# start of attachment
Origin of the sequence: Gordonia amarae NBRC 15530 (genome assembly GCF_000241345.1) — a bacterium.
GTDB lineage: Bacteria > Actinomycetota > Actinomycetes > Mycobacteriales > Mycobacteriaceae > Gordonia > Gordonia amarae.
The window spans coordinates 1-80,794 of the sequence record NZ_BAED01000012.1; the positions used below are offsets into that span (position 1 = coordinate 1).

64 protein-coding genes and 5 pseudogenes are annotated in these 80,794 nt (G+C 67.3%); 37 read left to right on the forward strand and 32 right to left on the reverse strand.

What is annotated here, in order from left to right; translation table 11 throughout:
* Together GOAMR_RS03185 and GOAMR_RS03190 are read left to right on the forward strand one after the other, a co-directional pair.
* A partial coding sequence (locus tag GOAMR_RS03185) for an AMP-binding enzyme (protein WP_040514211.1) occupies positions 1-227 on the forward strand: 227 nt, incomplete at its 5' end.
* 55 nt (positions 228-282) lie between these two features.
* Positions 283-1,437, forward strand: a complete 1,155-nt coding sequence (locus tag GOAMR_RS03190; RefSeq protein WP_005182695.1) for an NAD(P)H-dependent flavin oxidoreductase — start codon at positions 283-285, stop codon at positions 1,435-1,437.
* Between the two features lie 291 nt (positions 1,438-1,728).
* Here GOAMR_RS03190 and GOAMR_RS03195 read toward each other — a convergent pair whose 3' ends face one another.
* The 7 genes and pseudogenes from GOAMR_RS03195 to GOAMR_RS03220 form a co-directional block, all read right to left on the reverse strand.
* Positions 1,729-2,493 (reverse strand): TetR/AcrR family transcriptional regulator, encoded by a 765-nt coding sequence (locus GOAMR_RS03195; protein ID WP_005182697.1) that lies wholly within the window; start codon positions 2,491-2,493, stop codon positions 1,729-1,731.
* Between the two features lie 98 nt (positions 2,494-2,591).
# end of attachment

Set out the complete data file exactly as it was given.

Origin of the sequence: Gordonia amarae NBRC 15530 (genome assembly GCF_000241345.1) — a bacterium.
GTDB lineage: Bacteria > Actinomycetota > Actinomycetes > Mycobacteriales > Mycobacteriaceae > Gordonia > Gordonia amarae.
The window spans coordinates 1-80,794 of the sequence record NZ_BAED01000012.1; the positions used below are offsets into that span (position 1 = coordinate 1).

64 protein-coding genes and 5 pseudogenes are annotated in these 80,794 nt (G+C 67.3%); 37 read left to right on the forward strand and 32 right to left on the reverse strand.

What is annotated here, in order from left to right; translation table 11 throughout:
* Together GOAMR_RS03185 and GOAMR_RS03190 are read left to right on the forward strand one after the other, a co-directional pair.
* A partial coding sequence (locus tag GOAMR_RS03185) for an AMP-binding enzyme (protein WP_040514211.1) occupies positions 1-227 on the forward strand: 227 nt, incomplete at its 5' end.
* 55 nt (positions 228-282) lie between these two features.
* Positions 283-1,437, forward strand: a complete 1,155-nt coding sequence (locus tag GOAMR_RS03190; RefSeq protein WP_005182695.1) for an NAD(P)H-dependent flavin oxidoreductase — start codon at positions 283-285, stop codon at positions 1,435-1,437.
* Between the two features lie 291 nt (positions 1,438-1,728).
* Here GOAMR_RS03190 and GOAMR_RS03195 read toward each other — a convergent pair whose 3' ends face one another.
* The 7 genes and pseudogenes from GOAMR_RS03195 to GOAMR_RS03220 form a co-directional block, all read right to left on the reverse strand.
* Positions 1,729-2,493 (reverse strand): TetR/AcrR family transcriptional regulator, encoded by a 765-nt coding sequence (locus GOAMR_RS03195; protein ID WP_005182697.1) that lies wholly within the window; start codon positions 2,491-2,493, stop codon positions 1,729-1,731.
* Between the two features lie 98 nt (positions 2,494-2,591).